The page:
STUDIO CITY (CBSLA.com) — A mother is devastated after she said hidden cameras captured caregivers of a Mission Hills-based autistic services organization physically abuse her 31-year-old disabled son.
Kathy Coleman said her and her husband took care of Cameron, their autistic son who is non-verbal and has the mental capacity of a 3-year-old, until they realized their age prevented them from giving him the full-time care he needed.
Last year, Coleman said Jay Nolan Community Services helped find Cameron a home in Northridge and provided him with 24-hour in-home care.
Coleman, however, grew concerned about her son's living situation when she started to notice bruises on his body.
The mother said she immediately took her concerns to management.
"When I asked them (about the bruises), (they said), 'We don't know.' Then the next week when I came, (the bruises) got worse. Every week (it) got worse. Then my son showed me signs that he's afraid of the staff," she said.
Coleman decided to take matters into her own hands and installed hidden cameras inside Cameron's home.
After a few days, she was horrified by what she saw the workers do to her son.
The recordings showed a caretaker kick Cameron in the face on the toilet, kick him on the floor, hit him with a towel, and then spit on him before walking away.
"I could not believe one human being, even the bad person, would attack a disabled person," said Coleman.
Another camera captured a different caretaker kick Cameron repeatedly, grab a chain and point a pellet gun in his face, all while a female staffer watched.
"I ask God is there a way I (can go back in time) to stop one kick, one slap, one chain," said Coleman. "I want to pay anything…to make it stop, but I couldn't. It's already passed. I put my son in Jay Nolan…thinking he'd be protected in good hands."
Coleman said when she told management she had proof of the beatings, they began looking for cameras.
Attorney Steve Gambardella, who is representing the Coleman's in a civil suit against Jay Nolan Community Services and individual staffers, said, "A couple of managers went to Cameron Coleman's private residence in Northridge and began to destroy evidence by removing cameras."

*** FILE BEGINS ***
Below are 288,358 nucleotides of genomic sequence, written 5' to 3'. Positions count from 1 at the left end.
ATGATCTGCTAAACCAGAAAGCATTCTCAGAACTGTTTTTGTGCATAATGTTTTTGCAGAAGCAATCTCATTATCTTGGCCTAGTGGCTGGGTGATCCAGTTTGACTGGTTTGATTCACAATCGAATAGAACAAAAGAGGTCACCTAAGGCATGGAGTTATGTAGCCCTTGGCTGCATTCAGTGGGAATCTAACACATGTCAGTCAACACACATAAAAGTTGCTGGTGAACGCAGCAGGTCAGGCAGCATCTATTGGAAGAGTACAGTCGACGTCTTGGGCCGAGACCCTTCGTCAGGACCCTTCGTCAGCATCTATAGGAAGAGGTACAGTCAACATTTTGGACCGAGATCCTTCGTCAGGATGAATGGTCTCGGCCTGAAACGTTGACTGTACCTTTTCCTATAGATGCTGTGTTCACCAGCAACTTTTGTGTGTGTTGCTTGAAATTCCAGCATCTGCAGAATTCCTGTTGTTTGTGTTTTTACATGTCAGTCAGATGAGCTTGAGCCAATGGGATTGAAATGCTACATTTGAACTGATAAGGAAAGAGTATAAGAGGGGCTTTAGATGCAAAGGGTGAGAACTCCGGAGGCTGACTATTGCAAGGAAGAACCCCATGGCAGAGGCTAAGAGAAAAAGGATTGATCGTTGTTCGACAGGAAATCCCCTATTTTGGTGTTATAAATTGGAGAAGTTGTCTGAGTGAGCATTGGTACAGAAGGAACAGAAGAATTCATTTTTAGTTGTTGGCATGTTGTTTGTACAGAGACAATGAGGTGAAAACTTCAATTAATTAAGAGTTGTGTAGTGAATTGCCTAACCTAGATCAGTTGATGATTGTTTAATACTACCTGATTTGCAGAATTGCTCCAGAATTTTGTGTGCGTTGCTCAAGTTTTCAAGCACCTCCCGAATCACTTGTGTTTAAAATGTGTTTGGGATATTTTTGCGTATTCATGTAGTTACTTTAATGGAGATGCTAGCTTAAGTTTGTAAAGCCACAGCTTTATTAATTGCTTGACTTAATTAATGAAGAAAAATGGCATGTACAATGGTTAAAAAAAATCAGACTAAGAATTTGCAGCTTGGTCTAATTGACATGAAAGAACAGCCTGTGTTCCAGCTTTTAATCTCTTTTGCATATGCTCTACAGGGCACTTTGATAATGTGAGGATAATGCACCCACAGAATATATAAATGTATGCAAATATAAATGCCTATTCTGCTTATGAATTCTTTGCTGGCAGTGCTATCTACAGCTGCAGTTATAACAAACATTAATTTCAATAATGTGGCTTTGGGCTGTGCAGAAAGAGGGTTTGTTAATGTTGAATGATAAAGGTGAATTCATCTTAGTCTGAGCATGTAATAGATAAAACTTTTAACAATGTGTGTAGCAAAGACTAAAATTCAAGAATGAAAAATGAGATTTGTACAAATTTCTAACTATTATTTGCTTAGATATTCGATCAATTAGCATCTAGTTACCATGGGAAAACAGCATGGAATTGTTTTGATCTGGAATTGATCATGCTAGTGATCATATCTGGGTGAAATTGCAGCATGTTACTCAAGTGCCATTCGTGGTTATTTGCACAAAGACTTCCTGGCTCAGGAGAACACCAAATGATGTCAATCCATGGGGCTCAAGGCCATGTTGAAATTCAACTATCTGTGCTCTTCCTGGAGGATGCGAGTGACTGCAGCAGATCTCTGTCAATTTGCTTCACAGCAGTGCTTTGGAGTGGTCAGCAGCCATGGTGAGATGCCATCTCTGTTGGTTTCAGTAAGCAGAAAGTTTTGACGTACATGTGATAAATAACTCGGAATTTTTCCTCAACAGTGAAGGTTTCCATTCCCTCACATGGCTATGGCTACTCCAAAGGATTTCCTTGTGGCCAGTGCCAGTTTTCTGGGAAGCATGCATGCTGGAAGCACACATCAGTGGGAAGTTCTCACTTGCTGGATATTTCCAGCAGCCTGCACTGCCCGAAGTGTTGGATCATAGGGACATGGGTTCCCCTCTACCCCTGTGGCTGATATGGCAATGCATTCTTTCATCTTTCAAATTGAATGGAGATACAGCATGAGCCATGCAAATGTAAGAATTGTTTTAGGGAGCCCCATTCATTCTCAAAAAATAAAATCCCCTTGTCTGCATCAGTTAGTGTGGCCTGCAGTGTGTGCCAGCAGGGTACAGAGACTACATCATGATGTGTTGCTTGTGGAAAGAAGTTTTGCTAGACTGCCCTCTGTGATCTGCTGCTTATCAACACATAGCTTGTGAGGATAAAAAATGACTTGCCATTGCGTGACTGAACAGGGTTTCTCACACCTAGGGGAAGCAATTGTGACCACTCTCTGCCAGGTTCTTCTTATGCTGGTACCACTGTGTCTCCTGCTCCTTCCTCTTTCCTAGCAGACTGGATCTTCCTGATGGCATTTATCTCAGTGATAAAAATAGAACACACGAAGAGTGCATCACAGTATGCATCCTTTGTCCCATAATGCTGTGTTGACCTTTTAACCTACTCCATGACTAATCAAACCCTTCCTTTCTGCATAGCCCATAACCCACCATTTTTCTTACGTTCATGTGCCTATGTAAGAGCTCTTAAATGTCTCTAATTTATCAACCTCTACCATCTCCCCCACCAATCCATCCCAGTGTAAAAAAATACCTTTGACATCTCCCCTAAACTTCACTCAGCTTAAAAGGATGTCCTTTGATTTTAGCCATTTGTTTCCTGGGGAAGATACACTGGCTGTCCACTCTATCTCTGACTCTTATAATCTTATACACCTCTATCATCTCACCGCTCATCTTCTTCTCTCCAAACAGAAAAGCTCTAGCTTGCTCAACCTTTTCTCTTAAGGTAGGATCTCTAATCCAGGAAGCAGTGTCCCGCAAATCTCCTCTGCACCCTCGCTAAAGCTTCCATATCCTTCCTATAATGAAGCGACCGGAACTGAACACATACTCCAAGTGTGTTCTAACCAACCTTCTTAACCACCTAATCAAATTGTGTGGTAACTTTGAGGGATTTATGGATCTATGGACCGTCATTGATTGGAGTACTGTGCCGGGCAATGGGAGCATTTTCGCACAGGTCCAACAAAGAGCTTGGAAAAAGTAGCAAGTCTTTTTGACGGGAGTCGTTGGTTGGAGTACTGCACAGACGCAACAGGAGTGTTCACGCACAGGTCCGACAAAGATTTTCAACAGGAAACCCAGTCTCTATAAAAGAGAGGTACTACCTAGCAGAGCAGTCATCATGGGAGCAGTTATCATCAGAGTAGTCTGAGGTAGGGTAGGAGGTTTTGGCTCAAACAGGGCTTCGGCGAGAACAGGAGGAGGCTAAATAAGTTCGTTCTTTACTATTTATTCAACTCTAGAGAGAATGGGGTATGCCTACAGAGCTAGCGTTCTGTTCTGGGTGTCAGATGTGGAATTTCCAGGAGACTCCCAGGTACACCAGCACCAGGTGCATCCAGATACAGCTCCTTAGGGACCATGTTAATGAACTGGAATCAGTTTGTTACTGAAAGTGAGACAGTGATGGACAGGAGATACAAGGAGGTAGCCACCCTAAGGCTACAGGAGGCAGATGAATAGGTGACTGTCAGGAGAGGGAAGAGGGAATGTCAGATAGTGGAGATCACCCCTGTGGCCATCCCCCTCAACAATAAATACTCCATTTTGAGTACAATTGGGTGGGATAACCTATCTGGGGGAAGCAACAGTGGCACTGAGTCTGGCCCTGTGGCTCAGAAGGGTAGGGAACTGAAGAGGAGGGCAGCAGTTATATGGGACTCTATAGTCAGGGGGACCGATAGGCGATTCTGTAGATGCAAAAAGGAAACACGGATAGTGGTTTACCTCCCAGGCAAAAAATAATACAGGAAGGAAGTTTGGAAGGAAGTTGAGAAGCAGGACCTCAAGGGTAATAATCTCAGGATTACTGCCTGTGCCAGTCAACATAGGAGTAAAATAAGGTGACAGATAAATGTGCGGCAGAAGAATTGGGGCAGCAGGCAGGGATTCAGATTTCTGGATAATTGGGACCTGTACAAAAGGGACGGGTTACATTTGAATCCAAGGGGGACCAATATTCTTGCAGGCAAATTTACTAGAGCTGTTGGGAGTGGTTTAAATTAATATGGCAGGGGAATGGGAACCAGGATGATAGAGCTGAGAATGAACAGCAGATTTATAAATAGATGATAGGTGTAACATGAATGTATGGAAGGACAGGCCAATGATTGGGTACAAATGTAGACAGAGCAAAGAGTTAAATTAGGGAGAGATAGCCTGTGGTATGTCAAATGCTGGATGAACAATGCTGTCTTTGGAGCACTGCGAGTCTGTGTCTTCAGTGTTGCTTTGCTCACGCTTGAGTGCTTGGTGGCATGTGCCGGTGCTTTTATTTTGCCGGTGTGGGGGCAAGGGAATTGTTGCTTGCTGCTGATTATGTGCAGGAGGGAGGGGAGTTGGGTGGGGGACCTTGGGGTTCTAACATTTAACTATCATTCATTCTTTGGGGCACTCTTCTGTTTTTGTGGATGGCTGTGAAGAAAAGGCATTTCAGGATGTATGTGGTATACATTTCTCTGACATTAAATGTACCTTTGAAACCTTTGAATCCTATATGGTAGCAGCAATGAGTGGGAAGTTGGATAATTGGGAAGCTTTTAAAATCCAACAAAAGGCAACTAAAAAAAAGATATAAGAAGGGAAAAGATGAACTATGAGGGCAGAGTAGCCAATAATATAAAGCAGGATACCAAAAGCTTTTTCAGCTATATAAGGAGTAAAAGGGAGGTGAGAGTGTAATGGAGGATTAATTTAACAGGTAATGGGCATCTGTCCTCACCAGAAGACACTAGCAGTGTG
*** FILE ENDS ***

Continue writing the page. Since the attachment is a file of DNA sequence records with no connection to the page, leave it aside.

Gambardella continued, "This is such a striking example of physical abuse, it's tantamount to torture and unacceptable. The company is not training their personnel correctly or at all. The people they're hiring are not fit to be in a position of care or trust of a dependent adult who deserves the utmost care and attention."
Jay Nolan eventually let go of two staffers because of the reported abuse.
One of the employees, Oscar Espinosa, was arrested and criminally charged after the Los Angeles Police Department was notified.
An arrest is pending for the other worker.
Police said a warrant is likely to be issued for a third staffer.
Jeff Strully, Jay Nolan's executive director, initially agreed to an on-camera interview, but ultimately declined.
Instead, the company released a statement which said, in part, "Each employee is vetted and thoroughly trained before they begin providing support services…including background checks (and) classroom-based instruction. We understand that incidents are being reported that certain conduct fell below the high standards we hold. Any such claim is taken very seriously…JNCS is currently working to review our procedures to ensure we meet the high continuing standards we set."
In January, Coleman said the family parted ways with Jay Nolan and Cameron moved back in with her and her husband.
Coleman now wants to make sure other families don't trust their loved ones to an organization she claims hasn't lived up to their reputation.
"Right now, at this moment, somebody is being abused. Maybe this (will give a voice) to some mothers and fathers or guardians…they (can) do something about it," she said.
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